I’m starting to think that Alex from Groove is a pretty savvy guerrilla marketer… he’s just started a cool new series of blog posts about his journey to $100k in recurring monthly revenue. And he’s got a ton of high quality comments already on the piece. Check out the blog series, it looks like it will be a good one!
I’ve been thinking about channels a lot recently – where potential buyers/users come from, what were they doing when the ‘showed up’ and how did they even start thinking about making a purchase? When it comes to practical execution I find that understanding about purchase intent is a great way to cut the chase and efficiently decide on marketing actions that will result in either sales or learnings with data on what didn’t work.
By purchase intent, I mean the moment when a potential customer expresses interest in paying for a solution to a problem.
For a startup, there are at least two critical moments when you want to ‘exploit’ a potential customer’s purchase intent: a) when the person is forming purchase intent and b) when a person is expressing purchase intent. (I don’t like the word exploit, but it gets the point across.)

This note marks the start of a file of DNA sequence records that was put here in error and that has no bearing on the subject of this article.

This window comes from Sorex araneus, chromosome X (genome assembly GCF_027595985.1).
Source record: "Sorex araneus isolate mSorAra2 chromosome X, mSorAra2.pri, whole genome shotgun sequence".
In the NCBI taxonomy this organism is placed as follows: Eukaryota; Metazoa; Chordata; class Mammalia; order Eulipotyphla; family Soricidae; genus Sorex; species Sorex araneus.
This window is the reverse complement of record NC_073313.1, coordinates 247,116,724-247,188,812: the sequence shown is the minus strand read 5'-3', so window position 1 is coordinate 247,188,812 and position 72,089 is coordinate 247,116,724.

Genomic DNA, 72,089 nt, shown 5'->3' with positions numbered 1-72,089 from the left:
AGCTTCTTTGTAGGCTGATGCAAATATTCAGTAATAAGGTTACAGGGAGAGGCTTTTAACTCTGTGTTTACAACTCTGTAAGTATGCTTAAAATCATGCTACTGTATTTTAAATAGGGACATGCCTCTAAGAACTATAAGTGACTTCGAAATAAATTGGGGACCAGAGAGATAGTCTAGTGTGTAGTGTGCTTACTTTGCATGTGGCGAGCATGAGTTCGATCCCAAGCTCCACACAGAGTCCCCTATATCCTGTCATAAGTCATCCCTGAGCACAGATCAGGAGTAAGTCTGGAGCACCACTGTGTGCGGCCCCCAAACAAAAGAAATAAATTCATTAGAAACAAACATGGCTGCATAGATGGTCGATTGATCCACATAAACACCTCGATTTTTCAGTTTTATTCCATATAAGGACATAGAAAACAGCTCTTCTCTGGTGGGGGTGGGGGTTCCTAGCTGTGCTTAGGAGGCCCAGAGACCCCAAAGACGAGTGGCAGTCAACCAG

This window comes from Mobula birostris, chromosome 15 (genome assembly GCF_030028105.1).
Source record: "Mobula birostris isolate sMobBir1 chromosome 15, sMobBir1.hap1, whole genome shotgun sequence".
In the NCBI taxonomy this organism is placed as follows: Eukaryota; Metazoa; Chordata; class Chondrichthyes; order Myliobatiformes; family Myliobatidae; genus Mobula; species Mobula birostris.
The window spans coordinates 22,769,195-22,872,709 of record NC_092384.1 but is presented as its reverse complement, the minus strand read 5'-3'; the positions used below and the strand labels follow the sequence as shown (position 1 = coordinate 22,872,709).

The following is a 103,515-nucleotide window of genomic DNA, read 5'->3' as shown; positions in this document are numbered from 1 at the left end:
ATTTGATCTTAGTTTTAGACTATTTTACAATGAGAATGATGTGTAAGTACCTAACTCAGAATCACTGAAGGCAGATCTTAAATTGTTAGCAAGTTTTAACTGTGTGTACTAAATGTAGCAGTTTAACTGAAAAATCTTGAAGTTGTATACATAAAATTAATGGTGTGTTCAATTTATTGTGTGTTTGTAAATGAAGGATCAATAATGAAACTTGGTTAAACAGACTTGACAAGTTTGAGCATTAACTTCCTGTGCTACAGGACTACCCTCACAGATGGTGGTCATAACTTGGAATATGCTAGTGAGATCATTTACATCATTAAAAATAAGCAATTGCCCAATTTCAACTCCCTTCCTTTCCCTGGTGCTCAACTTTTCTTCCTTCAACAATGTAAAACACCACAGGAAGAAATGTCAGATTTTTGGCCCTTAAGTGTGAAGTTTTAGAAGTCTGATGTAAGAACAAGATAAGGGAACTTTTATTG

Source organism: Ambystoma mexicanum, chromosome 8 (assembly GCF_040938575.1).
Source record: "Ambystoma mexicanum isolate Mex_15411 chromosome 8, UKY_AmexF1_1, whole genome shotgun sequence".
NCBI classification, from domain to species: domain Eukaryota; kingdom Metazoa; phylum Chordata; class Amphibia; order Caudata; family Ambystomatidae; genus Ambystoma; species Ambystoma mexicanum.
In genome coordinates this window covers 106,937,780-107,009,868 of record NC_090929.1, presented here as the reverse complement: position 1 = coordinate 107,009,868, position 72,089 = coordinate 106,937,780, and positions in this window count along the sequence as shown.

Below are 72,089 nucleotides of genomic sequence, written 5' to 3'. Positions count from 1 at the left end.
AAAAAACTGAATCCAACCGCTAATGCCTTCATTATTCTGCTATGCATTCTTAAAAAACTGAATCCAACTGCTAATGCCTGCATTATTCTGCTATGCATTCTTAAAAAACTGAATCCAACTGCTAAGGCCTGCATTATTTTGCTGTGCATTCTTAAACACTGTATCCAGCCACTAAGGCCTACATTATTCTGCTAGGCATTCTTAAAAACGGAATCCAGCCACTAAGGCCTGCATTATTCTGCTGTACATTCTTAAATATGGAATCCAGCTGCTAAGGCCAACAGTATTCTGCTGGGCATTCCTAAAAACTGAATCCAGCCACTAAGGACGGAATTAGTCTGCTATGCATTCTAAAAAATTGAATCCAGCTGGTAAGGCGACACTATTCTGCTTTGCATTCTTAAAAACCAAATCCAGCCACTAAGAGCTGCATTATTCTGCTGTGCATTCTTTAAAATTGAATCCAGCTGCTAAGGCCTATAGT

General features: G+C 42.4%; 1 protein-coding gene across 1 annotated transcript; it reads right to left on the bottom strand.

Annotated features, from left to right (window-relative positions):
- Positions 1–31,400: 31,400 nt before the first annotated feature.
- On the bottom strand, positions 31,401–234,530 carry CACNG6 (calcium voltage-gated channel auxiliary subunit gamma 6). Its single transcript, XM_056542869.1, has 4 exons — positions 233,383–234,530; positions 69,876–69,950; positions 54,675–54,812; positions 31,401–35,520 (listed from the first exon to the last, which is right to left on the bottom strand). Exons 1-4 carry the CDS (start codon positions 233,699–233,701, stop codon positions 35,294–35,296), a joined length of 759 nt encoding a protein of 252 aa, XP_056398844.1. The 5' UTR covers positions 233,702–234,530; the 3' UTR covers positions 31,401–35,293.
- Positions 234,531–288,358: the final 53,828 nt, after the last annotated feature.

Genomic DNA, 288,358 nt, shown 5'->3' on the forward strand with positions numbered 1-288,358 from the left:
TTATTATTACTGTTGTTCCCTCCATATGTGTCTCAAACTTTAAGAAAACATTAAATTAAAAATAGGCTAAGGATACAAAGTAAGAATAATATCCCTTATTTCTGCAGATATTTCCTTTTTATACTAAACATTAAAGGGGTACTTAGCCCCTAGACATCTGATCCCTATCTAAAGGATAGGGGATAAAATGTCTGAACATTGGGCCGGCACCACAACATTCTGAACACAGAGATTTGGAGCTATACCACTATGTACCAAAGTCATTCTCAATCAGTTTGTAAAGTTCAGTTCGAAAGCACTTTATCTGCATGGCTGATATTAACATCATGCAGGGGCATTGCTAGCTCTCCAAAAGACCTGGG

The funny thing is that now that I’ve run marketing at two different startups, I’ve found that the exact same channel could be in the formation phase for one company and at the expression phase for another.
For example, at my last company national press would drive a large number of new users into our purchasing funnel. Small business owners would read about us on a respected news site and decide to give the service a try, with many of them putting down their credit cards to begin using the service. Choosing to read an article about, say scanning receipts, shows that a person is already interested in the solution; nobody reads articles on b2b solutions for fun! Formation is triggered when the title the of the article is read “hey I have this problem,” and leads to purchase expression when the reader clicks to OfficeDrop’s website “this sounds like a great solution!”
At Boundless, national press does drive a lot of visits, but doesn’t covert in the same way. This is because students don’t make textbook buying decisions based off of news articles; students express intent during specific times of the school year. While they may be intrigued by an article on a way to save money with Boundless textbook alternatives, reading the article only helps them form purchase intent. It doesn’t directly lead to the expression of purchase. Instead, they (hopefully) remember to check out Boundless at the start of the next semester when they are looking for books. So news articles help the potential user form the desire to try out our solution when the time is right, but won’t directly lead to purchasing.